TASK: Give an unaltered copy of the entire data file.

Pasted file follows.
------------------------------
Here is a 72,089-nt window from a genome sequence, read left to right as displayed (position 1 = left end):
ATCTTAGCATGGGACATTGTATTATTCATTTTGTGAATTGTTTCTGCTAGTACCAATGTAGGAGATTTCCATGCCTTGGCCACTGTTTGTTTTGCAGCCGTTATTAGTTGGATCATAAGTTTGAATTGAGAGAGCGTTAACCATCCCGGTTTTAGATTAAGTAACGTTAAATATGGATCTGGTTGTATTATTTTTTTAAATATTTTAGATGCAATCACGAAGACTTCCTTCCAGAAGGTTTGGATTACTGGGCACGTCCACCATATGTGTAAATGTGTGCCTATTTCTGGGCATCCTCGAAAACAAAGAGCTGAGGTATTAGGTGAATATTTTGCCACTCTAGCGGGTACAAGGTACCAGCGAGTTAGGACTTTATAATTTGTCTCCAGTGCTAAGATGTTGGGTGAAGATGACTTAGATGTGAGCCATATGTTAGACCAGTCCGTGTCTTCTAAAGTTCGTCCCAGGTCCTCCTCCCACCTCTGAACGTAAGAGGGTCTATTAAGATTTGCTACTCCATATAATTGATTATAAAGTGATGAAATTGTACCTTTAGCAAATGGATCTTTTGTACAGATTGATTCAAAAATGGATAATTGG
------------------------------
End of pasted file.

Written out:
Here is a 72,089-nt window from a genome sequence, read left to right as displayed (position 1 = left end):
ATCTTAGCATGGGACATTGTATTATTCATTTTGTGAATTGTTTCTGCTAGTACCAATGTAGGAGATTTCCATGCCTTGGCCACTGTTTGTTTTGCAGCCGTTATTAGTTGGATCATAAGTTTGAATTGAGAGAGCGTTAACCATCCCGGTTTTAGATTAAGTAACGTTAAATATGGATCTGGTTGTATTATTTTTTTAAATATTTTAGATGCAATCACGAAGACTTCCTTCCAGAAGGTTTGGATTACTGGGCACGTCCACCATATGTGTAAATGTGTGCCTATTTCTGGGCATCCTCGAAAACAAAGAGCTGAGGTATTAGGTGAATATTTTGCCACTCTAGCGGGTACAAGGTACCAGCGAGTTAGGACTTTATAATTTGTCTCCAGTGCTAAGATGTTGGGTGAAGATGACTTAGATGTGAGCCATATGTTAGACCAGTCCGTGTCTTCTAAAGTTCGTCCCAGGTCCTCCTCCCACCTCTGAACGTAAGAGGGTCTATTAAGATTTGCTACTCCATATAATTGATTATAAAGTGATGAAATTGTACCTTTAGCAAATGGATCTTTTGTACAGATTGATTCAAAAATGGATAATTGG